Crime and violence against commercial drivers are significant problems, particularly for minority and female drivers. It has become such an issue that the FMCSA has launched an investigation and crime prevention study to identify trends and understand the potential impacts that crime is having on the current truck driver shortage. 

However beneficial in the long run, studies don’t keep drivers safe while they’re on the road. No one wants to become the victim of a robbery, assault, or worse. And while you never know when crime will strike, and no amount of prevention tips can stop crime from occurring, there are some steps you can take to reduce the likelihood of becoming the victim of a crime. Here are five steps you can take to help you secure your truck and yourself on your next trip.

#1. Know Your Route

In many cases, you have the decision-making authority as to which roads you take, and chances are, you already plan for weather and traffic conditions to make your trip safer. But how often do you think about the potential for crime along your route? Over the last year, CDLLife reported several incidents of crime against drivers, about 40% of which involved violence–sometimes, extreme.

If you’re traveling to an unfamiliar area, plan to know where there are safe, well-lit and patrolled areas where you can take breaks or overnight. For example, popular truck stops and rest stops with steady, 24-hour traffic will provide a safer resting spot than dimly lit lots or out-of-the-way roadsides. Also, if you’re traveling to a high-crime area, try to plan your arrival during daylight hours and stick to well-traveled roads.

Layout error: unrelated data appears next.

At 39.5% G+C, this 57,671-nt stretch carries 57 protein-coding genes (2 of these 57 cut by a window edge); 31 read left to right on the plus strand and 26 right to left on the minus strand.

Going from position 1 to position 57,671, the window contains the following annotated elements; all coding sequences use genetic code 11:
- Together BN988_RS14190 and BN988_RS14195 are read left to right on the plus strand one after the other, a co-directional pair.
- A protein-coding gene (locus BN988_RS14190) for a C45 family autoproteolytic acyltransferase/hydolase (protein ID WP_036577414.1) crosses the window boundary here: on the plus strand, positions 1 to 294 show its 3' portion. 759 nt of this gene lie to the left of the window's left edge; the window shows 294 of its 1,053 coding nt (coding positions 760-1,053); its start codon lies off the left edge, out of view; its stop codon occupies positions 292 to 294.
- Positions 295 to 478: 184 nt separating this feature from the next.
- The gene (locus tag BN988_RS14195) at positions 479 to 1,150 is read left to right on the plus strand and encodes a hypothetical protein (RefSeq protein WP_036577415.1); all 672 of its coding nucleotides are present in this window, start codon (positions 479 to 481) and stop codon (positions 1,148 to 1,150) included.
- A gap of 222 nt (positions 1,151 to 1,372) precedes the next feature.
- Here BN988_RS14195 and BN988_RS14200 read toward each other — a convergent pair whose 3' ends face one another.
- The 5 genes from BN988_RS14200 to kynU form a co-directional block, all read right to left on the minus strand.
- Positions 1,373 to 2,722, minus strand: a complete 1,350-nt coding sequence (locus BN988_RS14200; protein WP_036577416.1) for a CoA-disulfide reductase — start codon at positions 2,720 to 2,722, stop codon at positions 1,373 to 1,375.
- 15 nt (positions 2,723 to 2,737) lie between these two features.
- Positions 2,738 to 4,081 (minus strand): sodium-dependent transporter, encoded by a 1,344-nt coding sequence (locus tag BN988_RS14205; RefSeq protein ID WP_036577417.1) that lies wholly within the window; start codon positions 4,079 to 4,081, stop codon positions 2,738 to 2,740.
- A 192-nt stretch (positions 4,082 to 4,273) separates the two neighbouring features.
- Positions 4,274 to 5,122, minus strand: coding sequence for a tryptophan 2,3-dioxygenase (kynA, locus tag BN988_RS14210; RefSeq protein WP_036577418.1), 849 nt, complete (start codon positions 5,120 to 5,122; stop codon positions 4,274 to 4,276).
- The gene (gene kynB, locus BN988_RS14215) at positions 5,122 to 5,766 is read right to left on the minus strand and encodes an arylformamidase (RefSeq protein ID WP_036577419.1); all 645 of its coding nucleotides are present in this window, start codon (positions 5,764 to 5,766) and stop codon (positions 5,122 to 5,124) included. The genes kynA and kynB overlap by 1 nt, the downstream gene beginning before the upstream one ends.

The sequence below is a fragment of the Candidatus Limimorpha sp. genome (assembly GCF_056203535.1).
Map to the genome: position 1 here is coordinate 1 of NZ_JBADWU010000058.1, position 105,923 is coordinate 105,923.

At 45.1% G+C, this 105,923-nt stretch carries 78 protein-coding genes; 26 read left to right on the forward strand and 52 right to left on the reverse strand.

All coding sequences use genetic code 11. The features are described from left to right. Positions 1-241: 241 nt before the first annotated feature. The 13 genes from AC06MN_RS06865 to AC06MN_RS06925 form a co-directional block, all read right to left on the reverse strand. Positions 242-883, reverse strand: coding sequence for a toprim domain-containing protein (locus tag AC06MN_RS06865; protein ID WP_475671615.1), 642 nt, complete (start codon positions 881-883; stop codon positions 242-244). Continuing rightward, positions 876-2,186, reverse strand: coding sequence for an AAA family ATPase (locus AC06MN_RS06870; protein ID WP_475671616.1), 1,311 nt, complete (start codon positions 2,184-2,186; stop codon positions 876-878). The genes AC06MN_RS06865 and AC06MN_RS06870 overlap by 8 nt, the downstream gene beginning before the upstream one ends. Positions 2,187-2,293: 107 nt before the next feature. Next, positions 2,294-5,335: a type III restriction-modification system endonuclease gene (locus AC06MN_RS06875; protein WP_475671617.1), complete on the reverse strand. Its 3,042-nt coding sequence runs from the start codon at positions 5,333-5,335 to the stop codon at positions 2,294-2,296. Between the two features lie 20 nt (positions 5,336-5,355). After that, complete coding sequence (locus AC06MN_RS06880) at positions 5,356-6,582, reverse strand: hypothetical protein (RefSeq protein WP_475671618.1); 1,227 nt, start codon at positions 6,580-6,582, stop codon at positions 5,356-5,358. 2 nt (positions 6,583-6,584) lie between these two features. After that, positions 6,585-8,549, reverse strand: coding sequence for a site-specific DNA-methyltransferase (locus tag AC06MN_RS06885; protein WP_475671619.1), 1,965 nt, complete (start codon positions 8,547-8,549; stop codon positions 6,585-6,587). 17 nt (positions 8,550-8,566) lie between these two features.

#2. Secure Your Cab and Yourself

Whether you are inside or outside of your cab, make it a habit to lock all doors and roll windows up to where a person cannot fit through or reach interior locking mechanisms. It might seem like an over-reaction, locking your doors while inside your cab, but how many times have you dozed off while taking a break in the driver’s seat or your sleeping berth? If your doors are unlocked, and you’re not paying attention to what’s going on around you, you become an easy target. Keeping your entry points secured secures you from attempted break-ins and gives you time to react to potential threats.

Additionally, keep any valuables, including your phone, wallet, credit/debit cards, and identification with you at all times. If you travel with larger electronics, such as a laptop or tablet, stow them in a locking safe or keep them hidden out of sight any time you are away from your cab. Also, travel with as little cash as possible, and use small bills, like $20s or smaller, when paying cash for purchases. You never know who is watching, and large bills can make you a tempting target.

#3. Stay Alert

When walking to your truck from a restaurant, restroom, hotel room, or other roadside stops, always make sure your keys are in your hand and ready for use. Digging for your keys in your pocket or handbag makes you a distracted, easy target for would-be criminals.